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Nashville School for Girls Gets Funding Infusion for STEM Center

Efforts to bring science, technology, engineering, and math (STEM) education to more girls just received a boost at a private school in Nashville, TN, which will be expanding a unique STEM program with largesse from Lenovo. Harpeth Hall, a middle and high school for girls, has received a $50,000 commitment from the computer company to grow the outreach efforts of its existing Center for STEM Education for Girls. The center's mission is to increase participation by girls in science, technology, engineering, and math studies in school and to encourage them to pursue STEM careers.

This isn't the first affiliation the school has had with Lenovo. Currently, its one-to-one program uses Lenovo's ThinkPad X220 tablet, a convertible laptop.

Growth plans for the center include creation of a global clearinghouse of best practices and discussions on curricula, such as lesson plans and rubrics. Starting on July 18, the center will host the STEM Think Tank & Conference, an annual event that covers topics including best practices in curriculum and teaching for girls, girls in coed schools, getting started in STEM, what message we need to send girls on STEM, and how schools can engage in community outreach to give girls hands-on experiences and access to STEM careers. Some of the Lenovo donation will go to provide scholarship funds for educators and students to participate in the event.

How to get females more engaged in STEM fields was the subject of a study published in August 2011 by the United States Department of Commerce. "Women in STEM: A Gender Gap to Innovation" reported that although women fill close to half of all jobs in the U.S. economy, they hold less than a quarter of STEM jobs; they also hold a disproportionately low share of STEM undergraduate degrees, particularly in engineering; and even when they do have a STEM degree, they're less likely than similarly educated men to work in a STEM occupation.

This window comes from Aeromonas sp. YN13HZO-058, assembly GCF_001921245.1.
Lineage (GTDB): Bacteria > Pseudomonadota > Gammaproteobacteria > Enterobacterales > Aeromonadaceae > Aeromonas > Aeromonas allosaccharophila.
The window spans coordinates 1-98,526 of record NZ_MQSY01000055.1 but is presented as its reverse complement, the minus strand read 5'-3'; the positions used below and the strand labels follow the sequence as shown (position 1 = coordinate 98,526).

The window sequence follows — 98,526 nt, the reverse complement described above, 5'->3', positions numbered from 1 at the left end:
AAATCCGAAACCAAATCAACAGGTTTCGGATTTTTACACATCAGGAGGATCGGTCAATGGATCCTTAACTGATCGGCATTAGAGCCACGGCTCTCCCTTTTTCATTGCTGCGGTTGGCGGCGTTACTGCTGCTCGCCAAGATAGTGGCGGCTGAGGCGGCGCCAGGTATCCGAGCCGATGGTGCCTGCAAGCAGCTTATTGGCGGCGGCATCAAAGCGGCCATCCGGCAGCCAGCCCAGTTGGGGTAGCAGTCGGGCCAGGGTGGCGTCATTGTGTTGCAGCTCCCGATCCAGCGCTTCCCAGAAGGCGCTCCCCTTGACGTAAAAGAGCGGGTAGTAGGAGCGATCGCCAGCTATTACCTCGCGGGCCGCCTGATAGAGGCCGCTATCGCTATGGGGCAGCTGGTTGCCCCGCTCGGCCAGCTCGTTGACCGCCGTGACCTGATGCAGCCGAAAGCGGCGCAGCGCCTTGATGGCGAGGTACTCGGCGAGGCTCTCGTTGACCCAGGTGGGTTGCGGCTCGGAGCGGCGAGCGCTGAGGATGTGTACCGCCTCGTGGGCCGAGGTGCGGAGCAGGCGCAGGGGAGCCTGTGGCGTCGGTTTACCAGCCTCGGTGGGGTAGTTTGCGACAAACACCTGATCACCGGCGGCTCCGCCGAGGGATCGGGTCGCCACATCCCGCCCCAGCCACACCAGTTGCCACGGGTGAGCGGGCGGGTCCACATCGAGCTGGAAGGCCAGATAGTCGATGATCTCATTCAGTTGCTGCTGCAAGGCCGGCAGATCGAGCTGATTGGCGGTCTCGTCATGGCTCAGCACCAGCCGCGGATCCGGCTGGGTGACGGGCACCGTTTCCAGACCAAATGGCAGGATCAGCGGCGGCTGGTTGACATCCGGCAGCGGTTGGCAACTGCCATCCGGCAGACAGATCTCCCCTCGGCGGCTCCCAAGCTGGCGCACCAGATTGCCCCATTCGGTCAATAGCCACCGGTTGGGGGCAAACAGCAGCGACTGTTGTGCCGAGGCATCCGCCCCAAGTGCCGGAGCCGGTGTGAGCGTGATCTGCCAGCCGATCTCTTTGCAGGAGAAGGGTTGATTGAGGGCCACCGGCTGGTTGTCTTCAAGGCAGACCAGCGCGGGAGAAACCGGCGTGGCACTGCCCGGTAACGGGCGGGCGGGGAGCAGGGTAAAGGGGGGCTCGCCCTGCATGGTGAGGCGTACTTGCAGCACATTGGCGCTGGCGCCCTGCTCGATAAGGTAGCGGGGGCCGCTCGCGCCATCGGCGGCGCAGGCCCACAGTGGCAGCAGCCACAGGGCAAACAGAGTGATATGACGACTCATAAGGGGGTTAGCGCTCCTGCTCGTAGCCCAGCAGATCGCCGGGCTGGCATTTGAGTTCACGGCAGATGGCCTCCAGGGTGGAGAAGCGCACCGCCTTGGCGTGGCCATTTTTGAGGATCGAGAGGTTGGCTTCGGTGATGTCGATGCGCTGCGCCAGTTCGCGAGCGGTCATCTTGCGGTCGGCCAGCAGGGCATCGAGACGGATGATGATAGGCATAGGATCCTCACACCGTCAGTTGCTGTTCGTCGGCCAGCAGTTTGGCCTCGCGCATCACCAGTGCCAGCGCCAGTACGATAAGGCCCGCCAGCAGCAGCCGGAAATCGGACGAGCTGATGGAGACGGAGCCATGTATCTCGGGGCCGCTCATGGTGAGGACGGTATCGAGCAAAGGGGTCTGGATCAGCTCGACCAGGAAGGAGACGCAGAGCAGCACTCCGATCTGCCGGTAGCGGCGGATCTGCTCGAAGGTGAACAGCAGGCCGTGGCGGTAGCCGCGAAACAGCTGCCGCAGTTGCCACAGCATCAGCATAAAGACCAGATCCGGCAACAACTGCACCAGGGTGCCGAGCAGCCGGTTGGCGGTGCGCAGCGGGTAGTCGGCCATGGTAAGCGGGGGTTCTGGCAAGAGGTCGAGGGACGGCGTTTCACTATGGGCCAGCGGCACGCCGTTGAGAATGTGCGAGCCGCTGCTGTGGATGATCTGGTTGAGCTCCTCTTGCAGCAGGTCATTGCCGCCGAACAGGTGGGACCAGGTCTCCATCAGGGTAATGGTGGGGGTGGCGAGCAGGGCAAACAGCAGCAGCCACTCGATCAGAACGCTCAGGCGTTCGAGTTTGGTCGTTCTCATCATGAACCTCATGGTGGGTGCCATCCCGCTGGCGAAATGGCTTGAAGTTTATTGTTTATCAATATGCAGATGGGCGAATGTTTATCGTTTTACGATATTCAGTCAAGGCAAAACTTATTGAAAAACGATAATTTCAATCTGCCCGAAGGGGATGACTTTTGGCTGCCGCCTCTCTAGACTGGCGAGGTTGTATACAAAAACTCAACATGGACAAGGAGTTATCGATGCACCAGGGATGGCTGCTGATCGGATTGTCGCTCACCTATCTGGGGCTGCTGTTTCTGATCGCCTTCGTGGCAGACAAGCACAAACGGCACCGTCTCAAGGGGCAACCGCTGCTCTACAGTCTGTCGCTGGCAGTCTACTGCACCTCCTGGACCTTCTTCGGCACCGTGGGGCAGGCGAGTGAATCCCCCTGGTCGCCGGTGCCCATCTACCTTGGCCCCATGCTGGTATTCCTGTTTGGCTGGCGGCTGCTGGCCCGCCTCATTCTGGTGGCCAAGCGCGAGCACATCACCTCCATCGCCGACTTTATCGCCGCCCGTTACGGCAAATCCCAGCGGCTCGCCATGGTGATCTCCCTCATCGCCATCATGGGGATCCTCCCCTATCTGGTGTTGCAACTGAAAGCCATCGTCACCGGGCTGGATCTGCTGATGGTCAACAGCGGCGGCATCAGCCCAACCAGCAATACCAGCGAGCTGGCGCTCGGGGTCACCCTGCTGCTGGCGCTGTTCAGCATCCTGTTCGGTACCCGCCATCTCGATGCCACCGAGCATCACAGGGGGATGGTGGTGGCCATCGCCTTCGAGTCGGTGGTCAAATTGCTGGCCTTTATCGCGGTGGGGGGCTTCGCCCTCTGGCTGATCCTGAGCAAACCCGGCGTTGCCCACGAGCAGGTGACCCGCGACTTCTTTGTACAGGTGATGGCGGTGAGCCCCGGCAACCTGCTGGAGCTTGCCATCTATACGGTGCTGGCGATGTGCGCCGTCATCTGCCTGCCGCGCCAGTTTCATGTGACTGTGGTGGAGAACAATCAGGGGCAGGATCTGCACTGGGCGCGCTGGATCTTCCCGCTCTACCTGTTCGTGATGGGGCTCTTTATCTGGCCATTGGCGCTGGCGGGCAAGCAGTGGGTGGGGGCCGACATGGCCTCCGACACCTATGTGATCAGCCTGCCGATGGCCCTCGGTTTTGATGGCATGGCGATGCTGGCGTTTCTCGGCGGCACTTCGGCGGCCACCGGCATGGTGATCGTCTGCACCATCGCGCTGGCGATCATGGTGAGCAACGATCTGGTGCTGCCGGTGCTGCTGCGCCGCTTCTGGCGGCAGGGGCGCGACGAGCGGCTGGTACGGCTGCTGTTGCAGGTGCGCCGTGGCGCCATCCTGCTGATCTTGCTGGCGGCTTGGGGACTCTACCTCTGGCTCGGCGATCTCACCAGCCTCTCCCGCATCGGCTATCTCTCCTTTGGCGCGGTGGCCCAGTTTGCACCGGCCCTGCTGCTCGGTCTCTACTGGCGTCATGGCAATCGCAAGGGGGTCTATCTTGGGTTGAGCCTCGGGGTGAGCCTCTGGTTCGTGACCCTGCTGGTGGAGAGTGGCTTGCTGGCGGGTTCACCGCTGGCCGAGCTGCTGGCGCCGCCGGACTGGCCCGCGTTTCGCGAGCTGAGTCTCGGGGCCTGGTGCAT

"We know that solutions to modern problems and the ongoing success of our nation are dependent upon the discoveries of well-trained scientists, engineers, computer programmers, and mathematicians. The inclusion of women in designing those solutions is essential to reaching the best outcomes, said Center Director Stacy Klein-Gardner.

"STEM education for women and girls is a passion of ours at Lenovo and is critical not only to the success of our business, but to the technology industry as a whole," added Jian (Gina) Qiao, senior vice president of human resources for Lenovo. "There's nothing better than opening the eyes of students to a world of opportunity and teaching the next generation the skills to succeed--and we believe this partnership will help girls and women to do just that."

Lenovo's contribution, announced on International Women's Day, is just one of the company's affiliations with institutions that promote STEM for girls and women. It also supports STEM initiatives at St. Mary's Episcopal School in Memphis, TN; Meredith College in Raleigh, NC; and Dubai Women's College in the United Arab Emirate.

About the Author

Dian Schaffhauser is a writer who covers technology and business for a number of publications. Contact her at dian@dischaffhauser.com.

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